Nov. 7, 2010
SAN ANTONIO, Texas -- Oklahoma’s bid for the program’s first Big 12 Soccer Championship fell short after 90 minutes of regulation and 20 minutes of overtime was needed on Sunday. The game was tied 1-1 after 110 minutes of play and the championship was decided by penalty kicks for the second time in Big 12 history with No. 10 Oklahoma State (17-3-2) coming out on top.
While appearing in the Big 12 Championship game was a program first for OU (12-7-3), so was the round of penalty kicks. The extra session was is also relatively new to the Big 12 championship, which also saw penalty kicks decide the title in 2006.
On Sunday, the Sooners converted all but one of their penalty kicks in the extra session as OSU sophomore goalkeeper Adrianna Franch made the decisive save on Jordan White’s shot. White’s shot was headed to the back corner of the net but Franch, an All-Big 12 first team member, came up with the final stop of several impressive saves on the afternoon.
“It (White’s shot) was taken well, it was a great save,” said OU Head Coach Nicole Nelson. “You have to commend Oklahoma State for a great fight and congratulate them on the win.”
Oklahoma’s bid to end a seven-game losing streak to OSU fell short despite tallying the game’s first goal.
Early in the first half, the Sooners looked poised to record its third straight win over a ranked foe with several shots on goal, including one from freshman Annalisa Hall, who took a centering pass from sophomore Caitlin Mooney in the second minute of the game. Hall posted her third goal of the season after placing the ball in the lower left corner past a diving Franch.
“I was proud of the way we came out and got an early goal,” said Nelson. “We always stress that we have to come out fighting and put them under pressure early with our attack. It was a great buildup and a great goal.”
The lead lasted until the 69:43 mark when OSU took advantage of a defensive miscue by the Sooners. The inability to clear the ball out of the box, gave OSU’s Kyndall Treadwell the opportunity to gather possession from 15 yards out and tie up the game. Prior to the miscommunication that led the tying goal, OU lost freshman Carrie Whigham on the back line.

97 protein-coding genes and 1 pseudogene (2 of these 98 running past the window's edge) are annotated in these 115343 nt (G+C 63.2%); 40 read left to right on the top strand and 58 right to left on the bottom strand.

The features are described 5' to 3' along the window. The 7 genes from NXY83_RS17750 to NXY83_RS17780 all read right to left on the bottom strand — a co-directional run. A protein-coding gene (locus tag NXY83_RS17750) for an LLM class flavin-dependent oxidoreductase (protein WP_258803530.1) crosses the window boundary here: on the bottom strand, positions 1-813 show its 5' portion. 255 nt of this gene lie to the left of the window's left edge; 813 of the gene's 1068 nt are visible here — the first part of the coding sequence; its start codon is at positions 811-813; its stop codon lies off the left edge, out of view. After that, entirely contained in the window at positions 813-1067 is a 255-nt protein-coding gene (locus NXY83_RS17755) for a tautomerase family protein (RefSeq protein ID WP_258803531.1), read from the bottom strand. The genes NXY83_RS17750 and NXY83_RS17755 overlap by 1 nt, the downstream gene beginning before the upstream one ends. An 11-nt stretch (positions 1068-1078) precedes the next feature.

“Carrie has played every minute of every game and she is a captain of the U-18 National Team for a reason, “ said Nelson. “That was a tough loss for us. It was a little bit of miscommunication on the goal we gave up,” said Nelson.
The Sooner offense kept pressuring throughout the second half and overtime sessions but OSU’s goalkeeper kept coming up with save after save. OU trailed the overall shot count 20-16, but had nine on goal to OSU’s five. Franch finished with eight stops on the afternoon, while OU’s Kelsey Devonshire made three in the final game of an impressive Big 12 tournament run.
Devonshire allowed one goal in the three games and posted shutouts over two ranked opponents in Texas and Texas A&M. For Devonshire and OU, Sunday’s overtime game marked the sixth in the last eight contests, including four in double OT.
“You can’t say enough about Kelsey and the way our defense has played down the stretch,” added Nelson. “We have faced a number of overtime games throughout the season and they just keep fighting.”
Mooney paced OU with four shots and was credited with the assist on Hall’s goal.
Oklahoma’s postseason fate will be decided on Monday, Nov. 8 when the NCAA Championship’s field of 64 teams is announced on ESPNU at 3:30 p.m. CT. After Sunday’s game, which is considered a tie, the Sooners finished the last 10 games with a 6-2-2 record. Six of the last 10 games came against ranked teams with OU posting victories in three and a tie.
“I think we made a very strong case this week and throughout the season,” said Nelson on the Sooners’ chances of making the program’s second NCAA appearance and first since 2003.